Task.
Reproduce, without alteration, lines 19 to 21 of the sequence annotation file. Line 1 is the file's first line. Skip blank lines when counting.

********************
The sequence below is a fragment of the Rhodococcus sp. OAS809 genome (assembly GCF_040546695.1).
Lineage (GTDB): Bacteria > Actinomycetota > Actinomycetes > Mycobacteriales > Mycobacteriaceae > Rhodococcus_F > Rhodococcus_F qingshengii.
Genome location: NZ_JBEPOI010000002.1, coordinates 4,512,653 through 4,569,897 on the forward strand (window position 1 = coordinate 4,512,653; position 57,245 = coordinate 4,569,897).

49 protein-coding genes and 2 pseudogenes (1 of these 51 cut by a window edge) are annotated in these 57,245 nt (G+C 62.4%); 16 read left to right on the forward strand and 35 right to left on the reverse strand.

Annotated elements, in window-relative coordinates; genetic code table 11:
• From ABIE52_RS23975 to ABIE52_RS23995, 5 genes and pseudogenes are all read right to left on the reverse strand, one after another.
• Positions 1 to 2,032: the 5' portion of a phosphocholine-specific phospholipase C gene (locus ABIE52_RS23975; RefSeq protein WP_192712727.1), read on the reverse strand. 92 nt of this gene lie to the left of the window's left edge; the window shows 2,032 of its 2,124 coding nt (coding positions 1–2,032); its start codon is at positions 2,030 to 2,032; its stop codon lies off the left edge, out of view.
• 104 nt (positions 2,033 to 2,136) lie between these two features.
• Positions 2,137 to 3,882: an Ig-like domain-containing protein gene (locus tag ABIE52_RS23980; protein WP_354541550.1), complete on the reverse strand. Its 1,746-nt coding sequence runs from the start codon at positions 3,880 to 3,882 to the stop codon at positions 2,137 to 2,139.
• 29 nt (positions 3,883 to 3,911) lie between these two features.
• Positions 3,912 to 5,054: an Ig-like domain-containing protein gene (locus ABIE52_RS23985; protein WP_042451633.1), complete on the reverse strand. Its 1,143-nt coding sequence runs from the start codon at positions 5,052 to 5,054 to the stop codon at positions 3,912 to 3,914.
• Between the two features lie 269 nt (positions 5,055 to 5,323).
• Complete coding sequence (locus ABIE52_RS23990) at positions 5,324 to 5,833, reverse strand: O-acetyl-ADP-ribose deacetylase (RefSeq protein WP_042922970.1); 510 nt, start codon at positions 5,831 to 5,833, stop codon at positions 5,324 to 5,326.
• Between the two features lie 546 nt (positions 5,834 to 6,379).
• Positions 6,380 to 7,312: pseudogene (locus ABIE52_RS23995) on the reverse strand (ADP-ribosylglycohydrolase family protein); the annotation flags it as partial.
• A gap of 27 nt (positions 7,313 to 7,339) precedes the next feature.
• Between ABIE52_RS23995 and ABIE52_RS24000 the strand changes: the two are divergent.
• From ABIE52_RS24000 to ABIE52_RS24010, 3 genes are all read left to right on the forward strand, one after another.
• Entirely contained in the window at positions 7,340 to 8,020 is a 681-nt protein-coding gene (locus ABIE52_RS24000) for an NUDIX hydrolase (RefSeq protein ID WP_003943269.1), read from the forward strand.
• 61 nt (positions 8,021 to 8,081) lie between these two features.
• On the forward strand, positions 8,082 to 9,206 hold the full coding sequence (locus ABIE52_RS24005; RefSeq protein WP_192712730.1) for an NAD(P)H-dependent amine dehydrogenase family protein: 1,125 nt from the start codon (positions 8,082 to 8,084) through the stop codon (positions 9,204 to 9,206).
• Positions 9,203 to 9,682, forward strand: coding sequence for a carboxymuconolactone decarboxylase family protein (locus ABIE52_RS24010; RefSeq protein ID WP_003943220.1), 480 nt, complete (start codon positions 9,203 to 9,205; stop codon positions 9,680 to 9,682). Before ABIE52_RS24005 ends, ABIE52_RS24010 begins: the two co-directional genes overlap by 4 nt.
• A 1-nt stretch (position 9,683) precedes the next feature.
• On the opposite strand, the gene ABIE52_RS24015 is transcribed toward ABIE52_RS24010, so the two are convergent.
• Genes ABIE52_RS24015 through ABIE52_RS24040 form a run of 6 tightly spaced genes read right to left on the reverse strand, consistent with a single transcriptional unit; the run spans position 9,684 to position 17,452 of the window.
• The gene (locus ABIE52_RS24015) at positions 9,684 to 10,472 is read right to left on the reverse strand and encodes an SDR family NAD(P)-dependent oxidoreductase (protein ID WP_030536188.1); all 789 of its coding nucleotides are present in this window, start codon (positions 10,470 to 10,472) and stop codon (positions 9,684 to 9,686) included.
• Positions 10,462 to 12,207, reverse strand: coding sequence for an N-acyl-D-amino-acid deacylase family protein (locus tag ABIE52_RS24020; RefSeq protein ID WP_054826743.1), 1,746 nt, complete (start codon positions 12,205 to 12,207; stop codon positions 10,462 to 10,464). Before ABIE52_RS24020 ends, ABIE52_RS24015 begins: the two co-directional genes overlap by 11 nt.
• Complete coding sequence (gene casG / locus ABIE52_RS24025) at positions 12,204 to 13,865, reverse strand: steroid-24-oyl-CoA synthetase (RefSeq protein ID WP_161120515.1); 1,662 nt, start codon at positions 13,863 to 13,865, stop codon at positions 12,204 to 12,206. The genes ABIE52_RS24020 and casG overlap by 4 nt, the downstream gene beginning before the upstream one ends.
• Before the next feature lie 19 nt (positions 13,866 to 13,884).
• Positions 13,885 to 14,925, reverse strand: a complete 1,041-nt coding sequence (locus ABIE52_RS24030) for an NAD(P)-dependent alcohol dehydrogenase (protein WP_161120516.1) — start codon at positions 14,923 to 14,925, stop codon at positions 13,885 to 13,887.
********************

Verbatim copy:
• Entirely contained in the window at positions 7,340 to 8,020 is a 681-nt protein-coding gene (locus ABIE52_RS24000) for an NUDIX hydrolase (RefSeq protein ID WP_003943269.1), read from the forward strand.
• 61 nt (positions 8,021 to 8,081) lie between these two features.
• On the forward strand, positions 8,082 to 9,206 hold the full coding sequence (locus ABIE52_RS24005; RefSeq protein WP_192712730.1) for an NAD(P)H-dependent amine dehydrogenase family protein: 1,125 nt from the start codon (positions 8,082 to 8,084) through the stop codon (positions 9,204 to 9,206).